It’s official, the deal proposed in September 2020 was set to be finalized by March 2022, but Nvidia’s [NVDA] acquisition of Arm will no longer be going through.
This article was originally written by MyWallSt. Read more insights from the MyWallSt team here.
With approval needed from regulators in the U.S., the U.K., and China, it was never going to be as straightforward as it seemed.
It really doesn’t matter though…
There’s no doubt it was a longshot to seal the largest chip deal in history. For Nvidia however, it doesn’t make a huge difference to its future plans.
Even in the last number of months — and days — investors are rethinking FAANG. Netflix [NFLX] more or less has already been kicked to the side of the curb, with Microsoft [MSFT] the obvious replacement. As uncertainty surrounds Facebook [FB] and its metaverse ambitions, we could see a new replacement in Nvidia, and the chipmaker has even leapfrogged the social media giant in market cap over the last week.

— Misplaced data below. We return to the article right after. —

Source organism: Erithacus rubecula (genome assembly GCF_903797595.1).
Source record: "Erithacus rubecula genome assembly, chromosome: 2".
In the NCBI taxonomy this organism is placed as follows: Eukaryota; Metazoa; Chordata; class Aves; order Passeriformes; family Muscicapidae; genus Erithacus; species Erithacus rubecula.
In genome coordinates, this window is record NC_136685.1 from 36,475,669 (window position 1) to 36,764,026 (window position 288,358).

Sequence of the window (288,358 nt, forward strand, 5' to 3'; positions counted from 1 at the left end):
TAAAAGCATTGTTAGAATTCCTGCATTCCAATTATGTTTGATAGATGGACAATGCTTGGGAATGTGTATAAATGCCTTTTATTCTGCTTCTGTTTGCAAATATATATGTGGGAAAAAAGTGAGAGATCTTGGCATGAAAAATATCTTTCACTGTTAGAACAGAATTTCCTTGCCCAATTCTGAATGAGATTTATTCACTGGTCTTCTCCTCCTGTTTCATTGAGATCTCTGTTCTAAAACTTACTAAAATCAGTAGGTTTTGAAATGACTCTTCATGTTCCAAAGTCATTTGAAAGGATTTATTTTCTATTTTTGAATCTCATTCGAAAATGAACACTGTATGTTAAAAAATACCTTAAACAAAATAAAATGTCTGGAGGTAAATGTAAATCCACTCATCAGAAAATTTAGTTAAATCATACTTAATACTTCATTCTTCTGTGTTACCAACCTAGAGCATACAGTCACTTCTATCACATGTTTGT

In no way, shape, or form does it affect the existing relationship between Nvidia and Arm either — both will continue working together on 5G, supercomputing, and AI technologies. Nvidia CEO Jensen Huang stated “we’ll continue to support them as a proud licensee for decades to come,” and “though we won’t be one company, we will partner closely with Arm”.
And there’s another silver lining from all of this. Nvidia can hang on to the $12 billion in cash it was forking over as part of the deal.
Even still, it’s not all bad news if you were excited to get in on the Arm’s potential; the deal going belly up means the chip processor will be going public instead. CEO Rene Haas is now eyeballing a potential IPO for April, saying “we’ll go as quickly as we can,” — even if the potential outcomes aren’t quite as exciting.
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